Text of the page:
Britain-born, Florence-based actor Tim Daish currently co-stars in The Medici Dynasty Show, spending most nights as Gian Gastone, flamboyant Grand Duke of Tuscany and the family’s final male heir. The production explores Medici history—and plenty of the duke’s drunken exploits—through his deathbed conversation with sister Anna Maria Luisa. Off-duty Daish met me for a calm midday drink, a far cry from the bedridden bull-in-a-china-shop he plays onstage.
He’s called Florence home for two years, but Tim’s connection to Italy dates back to his teenage days. As a sixth-former he took part in a cultural exchange program between Northampton and Turin. Traveling abroad without his parents—and with the beauty of Turin as the backdrop—was a game-changer: “I wasn’t particularly happy at school and that group helped me find an outlet, allowing me to see that there was something out there besides just school and life in the UK…it blew me away and gave me perspective,” he explained.
It also ignited his interest in the language. With limited options at his school, 16-year-old Tim took up evening Italian lessons with a colorful mixed-age cast: a “village course,” he calls it, complete with elders—many of his fellow students “were so old you never knew if they’d be there the next week.”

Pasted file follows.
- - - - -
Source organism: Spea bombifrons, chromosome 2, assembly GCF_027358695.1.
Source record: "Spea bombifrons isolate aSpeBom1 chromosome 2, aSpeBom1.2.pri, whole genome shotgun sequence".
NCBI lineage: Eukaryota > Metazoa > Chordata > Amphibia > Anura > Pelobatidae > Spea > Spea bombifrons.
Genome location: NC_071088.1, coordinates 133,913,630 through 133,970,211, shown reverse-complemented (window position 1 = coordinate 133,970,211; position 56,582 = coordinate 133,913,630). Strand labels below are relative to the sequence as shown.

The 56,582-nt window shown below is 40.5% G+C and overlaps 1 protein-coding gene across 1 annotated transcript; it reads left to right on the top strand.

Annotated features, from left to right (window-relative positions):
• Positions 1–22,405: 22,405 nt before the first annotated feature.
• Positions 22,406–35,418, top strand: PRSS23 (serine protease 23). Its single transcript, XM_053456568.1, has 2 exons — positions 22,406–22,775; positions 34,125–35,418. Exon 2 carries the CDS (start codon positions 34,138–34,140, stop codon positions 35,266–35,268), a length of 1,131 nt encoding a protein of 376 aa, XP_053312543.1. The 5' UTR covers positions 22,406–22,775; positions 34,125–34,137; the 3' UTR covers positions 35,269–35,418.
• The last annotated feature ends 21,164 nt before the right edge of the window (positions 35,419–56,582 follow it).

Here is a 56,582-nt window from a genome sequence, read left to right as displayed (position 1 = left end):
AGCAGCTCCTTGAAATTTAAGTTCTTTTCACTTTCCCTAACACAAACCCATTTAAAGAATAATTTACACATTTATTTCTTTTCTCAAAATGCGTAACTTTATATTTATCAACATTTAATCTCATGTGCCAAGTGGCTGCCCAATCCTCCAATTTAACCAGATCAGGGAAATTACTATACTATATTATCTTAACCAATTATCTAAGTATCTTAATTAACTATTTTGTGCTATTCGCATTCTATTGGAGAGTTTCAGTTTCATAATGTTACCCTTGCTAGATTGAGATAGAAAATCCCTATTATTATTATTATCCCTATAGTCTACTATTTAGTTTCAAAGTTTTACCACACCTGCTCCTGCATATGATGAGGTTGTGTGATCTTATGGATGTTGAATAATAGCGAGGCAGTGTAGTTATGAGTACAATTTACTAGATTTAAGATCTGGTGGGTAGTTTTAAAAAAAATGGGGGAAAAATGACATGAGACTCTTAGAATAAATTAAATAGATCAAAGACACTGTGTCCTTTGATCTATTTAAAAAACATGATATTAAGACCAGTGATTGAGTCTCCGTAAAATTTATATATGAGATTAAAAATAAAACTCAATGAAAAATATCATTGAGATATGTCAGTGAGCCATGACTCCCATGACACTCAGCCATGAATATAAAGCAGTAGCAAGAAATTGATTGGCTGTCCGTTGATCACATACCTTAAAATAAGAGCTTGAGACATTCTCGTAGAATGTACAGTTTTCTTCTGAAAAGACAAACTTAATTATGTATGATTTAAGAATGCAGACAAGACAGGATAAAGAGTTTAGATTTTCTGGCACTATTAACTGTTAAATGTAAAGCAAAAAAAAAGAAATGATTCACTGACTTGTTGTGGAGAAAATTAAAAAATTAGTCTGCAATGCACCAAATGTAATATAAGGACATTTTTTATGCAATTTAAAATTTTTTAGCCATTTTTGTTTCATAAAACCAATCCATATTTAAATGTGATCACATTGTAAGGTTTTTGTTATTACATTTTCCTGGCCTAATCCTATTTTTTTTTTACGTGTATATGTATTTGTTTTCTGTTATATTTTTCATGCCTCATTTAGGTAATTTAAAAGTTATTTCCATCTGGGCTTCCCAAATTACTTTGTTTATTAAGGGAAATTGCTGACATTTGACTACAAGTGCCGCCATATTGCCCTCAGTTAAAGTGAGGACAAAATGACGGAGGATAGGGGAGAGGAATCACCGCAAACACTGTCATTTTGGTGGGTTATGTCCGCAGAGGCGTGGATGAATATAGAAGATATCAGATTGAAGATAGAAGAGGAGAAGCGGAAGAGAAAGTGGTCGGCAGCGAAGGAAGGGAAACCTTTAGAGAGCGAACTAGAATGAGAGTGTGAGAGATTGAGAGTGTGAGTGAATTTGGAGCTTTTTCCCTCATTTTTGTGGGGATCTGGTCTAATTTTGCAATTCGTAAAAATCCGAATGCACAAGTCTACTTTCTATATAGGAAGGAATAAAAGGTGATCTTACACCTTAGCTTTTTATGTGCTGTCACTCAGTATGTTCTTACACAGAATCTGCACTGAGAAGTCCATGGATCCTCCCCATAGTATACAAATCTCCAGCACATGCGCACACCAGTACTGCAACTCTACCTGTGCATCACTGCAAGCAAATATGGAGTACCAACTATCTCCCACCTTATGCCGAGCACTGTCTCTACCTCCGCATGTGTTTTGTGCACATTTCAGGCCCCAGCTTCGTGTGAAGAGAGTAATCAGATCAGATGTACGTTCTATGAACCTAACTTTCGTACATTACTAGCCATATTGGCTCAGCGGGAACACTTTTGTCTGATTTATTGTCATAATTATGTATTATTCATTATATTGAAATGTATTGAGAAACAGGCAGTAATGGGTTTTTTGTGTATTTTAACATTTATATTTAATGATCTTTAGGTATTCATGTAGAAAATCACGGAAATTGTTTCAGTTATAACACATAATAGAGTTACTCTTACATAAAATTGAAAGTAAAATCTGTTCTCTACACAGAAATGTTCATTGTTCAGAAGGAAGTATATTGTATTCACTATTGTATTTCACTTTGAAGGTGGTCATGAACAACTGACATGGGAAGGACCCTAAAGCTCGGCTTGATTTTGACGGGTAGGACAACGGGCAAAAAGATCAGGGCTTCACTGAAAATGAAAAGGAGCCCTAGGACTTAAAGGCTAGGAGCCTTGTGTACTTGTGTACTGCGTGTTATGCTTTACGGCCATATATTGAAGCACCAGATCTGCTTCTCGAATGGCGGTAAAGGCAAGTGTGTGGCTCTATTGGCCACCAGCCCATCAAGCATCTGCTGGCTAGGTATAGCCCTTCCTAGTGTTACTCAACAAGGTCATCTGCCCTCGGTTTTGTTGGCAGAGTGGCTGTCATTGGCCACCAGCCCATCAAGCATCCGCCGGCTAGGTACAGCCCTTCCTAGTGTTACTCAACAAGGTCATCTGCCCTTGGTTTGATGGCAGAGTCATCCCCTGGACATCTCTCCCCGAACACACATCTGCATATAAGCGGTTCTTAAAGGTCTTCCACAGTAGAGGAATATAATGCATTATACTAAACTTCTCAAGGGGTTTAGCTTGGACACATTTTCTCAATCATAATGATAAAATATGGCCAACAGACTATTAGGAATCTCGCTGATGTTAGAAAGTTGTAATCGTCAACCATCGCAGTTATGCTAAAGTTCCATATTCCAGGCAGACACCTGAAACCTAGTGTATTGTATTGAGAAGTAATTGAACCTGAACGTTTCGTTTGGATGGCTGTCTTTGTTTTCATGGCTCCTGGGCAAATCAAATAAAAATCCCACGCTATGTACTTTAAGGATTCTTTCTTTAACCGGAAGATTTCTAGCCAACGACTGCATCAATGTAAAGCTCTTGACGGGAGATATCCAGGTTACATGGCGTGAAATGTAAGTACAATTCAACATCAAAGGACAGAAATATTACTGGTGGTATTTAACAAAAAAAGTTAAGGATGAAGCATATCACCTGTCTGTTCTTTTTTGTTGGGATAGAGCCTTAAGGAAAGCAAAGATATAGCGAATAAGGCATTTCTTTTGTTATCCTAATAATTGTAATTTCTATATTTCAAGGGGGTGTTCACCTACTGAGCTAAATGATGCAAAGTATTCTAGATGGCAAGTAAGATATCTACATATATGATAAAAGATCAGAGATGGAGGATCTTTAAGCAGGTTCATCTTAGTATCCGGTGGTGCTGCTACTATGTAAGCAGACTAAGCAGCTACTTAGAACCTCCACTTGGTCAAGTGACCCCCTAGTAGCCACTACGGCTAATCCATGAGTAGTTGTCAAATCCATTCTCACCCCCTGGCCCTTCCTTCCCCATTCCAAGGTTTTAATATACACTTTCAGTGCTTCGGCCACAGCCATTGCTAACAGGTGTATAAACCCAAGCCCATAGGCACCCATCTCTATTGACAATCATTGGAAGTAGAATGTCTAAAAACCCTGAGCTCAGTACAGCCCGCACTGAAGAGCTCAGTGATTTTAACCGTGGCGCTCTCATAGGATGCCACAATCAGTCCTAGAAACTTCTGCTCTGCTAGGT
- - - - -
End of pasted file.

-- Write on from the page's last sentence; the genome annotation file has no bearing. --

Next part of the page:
He soon reached a level sufficient for studies at the University of Exeter, where—more than a decade prior to his turn as Gian Gastone—he completed a module on the Medici family and spent his first year studying Machiavelli. Describing The Prince author as “demonized,” Tim says he’s always felt a certain kinship with “historical figures who were a bit outrageous and didn’t conform.” (Galileo, Caravaggio, Michelangelo and other “bad boys” of Italian history all register as roles he’d jump at, if given the chance).
While pursuing his Italian interests, Tim trained in theatre, studying the Strasberg-Stanislavski method during a period in Bologna. Though the city was inspiring, the Strasberg-Stanislavski approach resembled “regressive therapy,” he laughs. His on-and-off London studies with Tom Radcliffe, master of the Meisner technique, proved more useful in honing his craft.
Landing a role in a traveling production of The Winter’s Tale steadily brought Tim more work, including stints in the West End. But it was an Italian friend who set the stage for his path to Florence. Tim connected with a Rome agent who was headhunting mother-tongue English, Italian-speaking actors, and soon snagged a spot on a RAI miniseries about Tuscan journalist Oriana Fallaci. Filming took him to Vietnam, Tunisia and Rome, and the Florentine transition began when Tim’s colleague, actor Maurizio Lombardi, encouraged him to visit the Tuscan capital.
Despite its long history of subversive characters, Florence had never had much pull for Tim. He’d stopped in on the odd day trip, but was less than moved by the English-speaking masses. With a few projects in the pipeline, however, he began reconsidering the Renaissance city—particularly its livability and convenient location between Rome and Milan. Once he’d decided to stick around, he stumbled upon The Medici Dynasty Show.